To mark the second annual World Prematurity Day, there is both encouraging and discouraging news about premature birth trends.
It makes sense that what we’re exposed to can affect our health, including our fertility. And the latest research shows exactly how much.
Pregnancy-related infections are one of the leading causes of death among pregnant women in low- and middle-income countries — but most of these infections are treatable and preventable, researchers say.
Aside from occupational exposure, most people are exposed to mercury by eating fish — yet eating fish is good for moms and babies. So, what are pregnant women to do?
A study draws some unexpected links between a father’s job — mathematician, for example, along with office workers and artists — and a greater likelihood of birth defects in his offspring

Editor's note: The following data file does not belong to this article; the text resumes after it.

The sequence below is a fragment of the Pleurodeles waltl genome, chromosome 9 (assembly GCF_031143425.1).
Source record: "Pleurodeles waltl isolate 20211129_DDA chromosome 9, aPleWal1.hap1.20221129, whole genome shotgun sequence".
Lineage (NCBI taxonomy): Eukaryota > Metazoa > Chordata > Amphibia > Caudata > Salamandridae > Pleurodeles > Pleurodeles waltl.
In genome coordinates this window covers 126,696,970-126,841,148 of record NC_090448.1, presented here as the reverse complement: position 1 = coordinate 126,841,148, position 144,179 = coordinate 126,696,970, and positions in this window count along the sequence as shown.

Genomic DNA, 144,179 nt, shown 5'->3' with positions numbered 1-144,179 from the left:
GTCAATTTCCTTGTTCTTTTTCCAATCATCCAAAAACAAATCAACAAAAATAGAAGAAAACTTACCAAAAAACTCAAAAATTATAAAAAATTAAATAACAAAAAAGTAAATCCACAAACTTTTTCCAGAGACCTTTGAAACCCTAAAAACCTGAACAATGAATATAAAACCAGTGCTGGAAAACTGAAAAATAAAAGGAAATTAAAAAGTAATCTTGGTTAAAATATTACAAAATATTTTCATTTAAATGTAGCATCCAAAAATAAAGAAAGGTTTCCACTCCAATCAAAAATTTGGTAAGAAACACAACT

New research shows that women who have larger babies have more than twice the risk of breast cancer, compared with mothers who give birth to smaller infants.
The Silicon Valley executive is expecting her first child, a boy, in October. Is it inevitable that the way she handles her pregnancy, maternity leave and new motherhood will play a role in how her job performance is assessed?
Children born too early show lower test scores in school, according to a new study published in Pediatrics.
It’s not clear why a 24-year-old German woman agreed to give birth amid the deafening knocks and thuds of an MRI machine. But doctors were psyched to gain real-time insight into how babies are born.
Women who fear childbirth just got something else to worry about: a recent Norwegian study found that women who were scared of giving birth ended up spending more time in labor, about 8 hours versus 6.5 for women who weren’t afraid.
In 2009, midwives delivered 8% of babies born in the U.S. — an all-time high. The most midwife-friendly state? New Mexico, where midwives bring 24% of all babies into the world